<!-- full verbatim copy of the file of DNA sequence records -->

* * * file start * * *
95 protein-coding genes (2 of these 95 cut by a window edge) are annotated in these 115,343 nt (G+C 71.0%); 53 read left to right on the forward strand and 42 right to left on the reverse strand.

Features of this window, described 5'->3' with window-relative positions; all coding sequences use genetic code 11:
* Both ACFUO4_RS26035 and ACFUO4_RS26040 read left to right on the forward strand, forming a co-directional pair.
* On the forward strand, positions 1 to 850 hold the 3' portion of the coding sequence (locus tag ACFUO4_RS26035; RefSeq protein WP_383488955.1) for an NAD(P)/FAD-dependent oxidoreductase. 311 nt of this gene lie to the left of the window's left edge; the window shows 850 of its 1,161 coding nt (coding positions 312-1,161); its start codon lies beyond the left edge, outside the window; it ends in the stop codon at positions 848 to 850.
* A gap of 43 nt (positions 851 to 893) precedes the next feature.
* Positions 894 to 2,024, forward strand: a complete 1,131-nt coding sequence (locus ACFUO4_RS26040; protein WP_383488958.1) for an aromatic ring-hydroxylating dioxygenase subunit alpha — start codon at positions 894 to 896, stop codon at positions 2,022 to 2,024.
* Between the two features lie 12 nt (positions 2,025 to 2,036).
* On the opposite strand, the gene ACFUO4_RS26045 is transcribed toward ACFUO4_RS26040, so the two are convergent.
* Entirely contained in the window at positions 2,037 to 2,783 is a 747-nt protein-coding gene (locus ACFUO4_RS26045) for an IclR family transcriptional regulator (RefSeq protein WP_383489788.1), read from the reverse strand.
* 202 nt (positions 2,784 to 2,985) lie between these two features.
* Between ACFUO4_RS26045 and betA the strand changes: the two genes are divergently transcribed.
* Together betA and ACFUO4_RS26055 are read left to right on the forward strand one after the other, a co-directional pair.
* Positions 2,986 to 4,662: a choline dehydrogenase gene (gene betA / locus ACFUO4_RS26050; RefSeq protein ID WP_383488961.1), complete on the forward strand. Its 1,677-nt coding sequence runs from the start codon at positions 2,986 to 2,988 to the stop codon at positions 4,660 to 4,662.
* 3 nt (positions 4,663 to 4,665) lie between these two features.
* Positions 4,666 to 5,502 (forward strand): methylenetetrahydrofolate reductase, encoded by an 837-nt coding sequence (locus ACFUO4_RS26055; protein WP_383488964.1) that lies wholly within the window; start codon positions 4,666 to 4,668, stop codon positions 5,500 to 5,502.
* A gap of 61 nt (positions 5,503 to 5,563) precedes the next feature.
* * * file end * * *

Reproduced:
95 protein-coding genes (2 of these 95 cut by a window edge) are annotated in these 115,343 nt (G+C 71.0%); 53 read left to right on the forward strand and 42 right to left on the reverse strand.

Features of this window, described 5'->3' with window-relative positions; all coding sequences use genetic code 11:
* Both ACFUO4_RS26035 and ACFUO4_RS26040 read left to right on the forward strand, forming a co-directional pair.
* On the forward strand, positions 1 to 850 hold the 3' portion of the coding sequence (locus tag ACFUO4_RS26035; RefSeq protein WP_383488955.1) for an NAD(P)/FAD-dependent oxidoreductase. 311 nt of this gene lie to the left of the window's left edge; the window shows 850 of its 1,161 coding nt (coding positions 312-1,161); its start codon lies beyond the left edge, outside the window; it ends in the stop codon at positions 848 to 850.
* A gap of 43 nt (positions 851 to 893) precedes the next feature.
* Positions 894 to 2,024, forward strand: a complete 1,131-nt coding sequence (locus ACFUO4_RS26040; protein WP_383488958.1) for an aromatic ring-hydroxylating dioxygenase subunit alpha — start codon at positions 894 to 896, stop codon at positions 2,022 to 2,024.
* Between the two features lie 12 nt (positions 2,025 to 2,036).
* On the opposite strand, the gene ACFUO4_RS26045 is transcribed toward ACFUO4_RS26040, so the two are convergent.
* Entirely contained in the window at positions 2,037 to 2,783 is a 747-nt protein-coding gene (locus ACFUO4_RS26045) for an IclR family transcriptional regulator (RefSeq protein WP_383489788.1), read from the reverse strand.
* 202 nt (positions 2,784 to 2,985) lie between these two features.
* Between ACFUO4_RS26045 and betA the strand changes: the two genes are divergently transcribed.
* Together betA and ACFUO4_RS26055 are read left to right on the forward strand one after the other, a co-directional pair.
* Positions 2,986 to 4,662: a choline dehydrogenase gene (gene betA / locus ACFUO4_RS26050; RefSeq protein ID WP_383488961.1), complete on the forward strand. Its 1,677-nt coding sequence runs from the start codon at positions 2,986 to 2,988 to the stop codon at positions 4,660 to 4,662.
* 3 nt (positions 4,663 to 4,665) lie between these two features.
* Positions 4,666 to 5,502 (forward strand): methylenetetrahydrofolate reductase, encoded by an 837-nt coding sequence (locus ACFUO4_RS26055; protein WP_383488964.1) that lies wholly within the window; start codon positions 4,666 to 4,668, stop codon positions 5,500 to 5,502.
* A gap of 61 nt (positions 5,503 to 5,563) precedes the next feature.